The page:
England vs Italy: Grinning warrior Giorgio Chiellini looking to have last laugh in Euros final

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England vs Italy: Grinning warrior Giorgio Chiellini looking to have last laugh in Euros final
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If the Euro 2020 Final is looking for a pantomime villain, then it need look no further than Giorgio Chiellini.

The Italy captain has been playing the role perfectly for years and his opposite number on Sunday, England skipper Harry Kane, knows that all too well.

The pair went head-to-head at Wembley in 2018, as Juventus took on Tottenham in the Champions League. Spurs had looked set to go through to the quarter-finals after their first-half goal from Heung-min Son, but then Juve scored twice in the second half to break their hearts.“

It’s the history of Tottenham,” said Chiellini afterwards. “They always create many chances and score so much but, in the end, they miss always something to arrive at the end. We believe in history.”

Chiellini loves a physical battle on the pitch, but he is also a fan of a mental one, too. We saw that on Tuesday night, before the penalties against Spain in the semi-final.

The 36-year-old was playing mind games, arguing with Spain captain Jordi Alba about the coin toss before hugging him so hard he lifted him off the floor.

Chiellini could not have been more relaxed before the penalty shootout against Spain (POOL/AFP via Getty Images)
Chiellini could not have been more relaxed before the penalty shootout against Spain (POOL/AFP via Getty Images)

Chiellini has already kicked off the verbal sparring before Sunday’s match, saying about England: “They might not be easy on the eye, but they are hard to beat.”

He added: “I immediately thought England would be a serious candidate to win the Euros. They have quality and physicality, are solid and organised.

“They reached the semi-final at the World Cup, plus it was predictable England would be in the final of the Euros, as they played six out of seven games on home turf.

”For Chiellini, the verbal sparring and psychological battles are all part of the fun and games. A lot of what the centre-half says is firmly tongue in cheek and the huge grin on his face as he squabbled with Alba on Tuesday is testament to that.

On the pitch, Chiellini has earned something of a warrior reputation and he’s renowned for being a master of the dark arts. His nickname is ‘King Kong’, largely because he often bangs his chest emphatically during games, but also because of the physical nature of his play.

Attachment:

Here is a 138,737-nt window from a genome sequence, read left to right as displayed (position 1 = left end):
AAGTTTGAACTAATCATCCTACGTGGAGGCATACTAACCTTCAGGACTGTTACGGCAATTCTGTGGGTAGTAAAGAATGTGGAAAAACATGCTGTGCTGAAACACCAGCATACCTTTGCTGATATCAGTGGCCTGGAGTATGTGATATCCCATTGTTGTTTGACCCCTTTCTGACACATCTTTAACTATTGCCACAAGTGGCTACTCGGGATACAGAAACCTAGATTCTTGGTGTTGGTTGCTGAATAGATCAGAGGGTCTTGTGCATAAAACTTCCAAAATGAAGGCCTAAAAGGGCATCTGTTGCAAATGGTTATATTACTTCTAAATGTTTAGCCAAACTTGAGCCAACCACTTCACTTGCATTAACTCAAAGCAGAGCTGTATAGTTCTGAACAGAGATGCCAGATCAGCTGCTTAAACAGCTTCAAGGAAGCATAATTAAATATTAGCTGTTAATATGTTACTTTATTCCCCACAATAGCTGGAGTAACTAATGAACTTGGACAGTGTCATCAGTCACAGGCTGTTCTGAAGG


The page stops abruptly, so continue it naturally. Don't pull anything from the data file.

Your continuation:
Spain striker Alvaro Morata, who plays with Chiellini at Juventus, likened training with him as going “into a cage with a hungry gorilla and trying to take his food”.

Many argue, however, that this is a persona of Chiellini’s and away from the pitch he is different. Italian journalists describe him as polite and courteous, even funny at times.

“I hope that my children take Caroline’s (his wife’s) nose,” he remarked, when giving an interview before the 2014 World Cup and referencing the fact he’s broken his four times.

For someone who is such a warrior on the pitch, off it Chiellini is a diligent student. He has a degree in economics and commerce, while in 2017 he earned a Masters in business administration. Despite playing in Italy, he has taken the time to learn English and speaks it well.

“That has always been my character — on the pitch I have a strong temperament, but off the pitch I’m more serene, reflective,” Chiellini told The Guardian. “I manage to separate out those two things.”

It would appear a career in business is calling for Chiellini, but right now he is revelling in the final moments of his playing days. In 2017, he was ready to retire from international football, after Italy failed to qualify for the World Cup.

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Andrea Barzagli, Daniele de Rossi and Gianluigi Buffon were calling it a day and Chiellini planed to as well. But the following year he was persuaded to carry on, was handed the captain’s armband by Roberto Mancini and has not looked back.

Mancini is a huge fan of Chiellini, building his defence around him, and he is not the first manager to fall in love with the centre-back.

“He’s a universal player that any coach would love to have on his team,” said former Inter Milan and Napoli boss Walter Mazzarri. “He is from another planet — he can mark three players by himself.”

Chiellini has shrugged off a serious knee injury in 2019 that would have caused him to be very undercooked if the Euros had been last year and he thrives alongside Leonardo Bonucci.

The pair were split up for Italy’s third group game and last-16 tie, as Chiellini had an injury, but he has recovered fast.

“I think I know Bonucci better than my wife,” Chiellini famously said once.

Sunday is very likely to be Chiellini’s final game in an Italy shirt, unless he can be coaxed into hanging around for next year’s World Cup. That would probably be a stretch too far for most players. But, as history has shown us, Chiellini is not most players.

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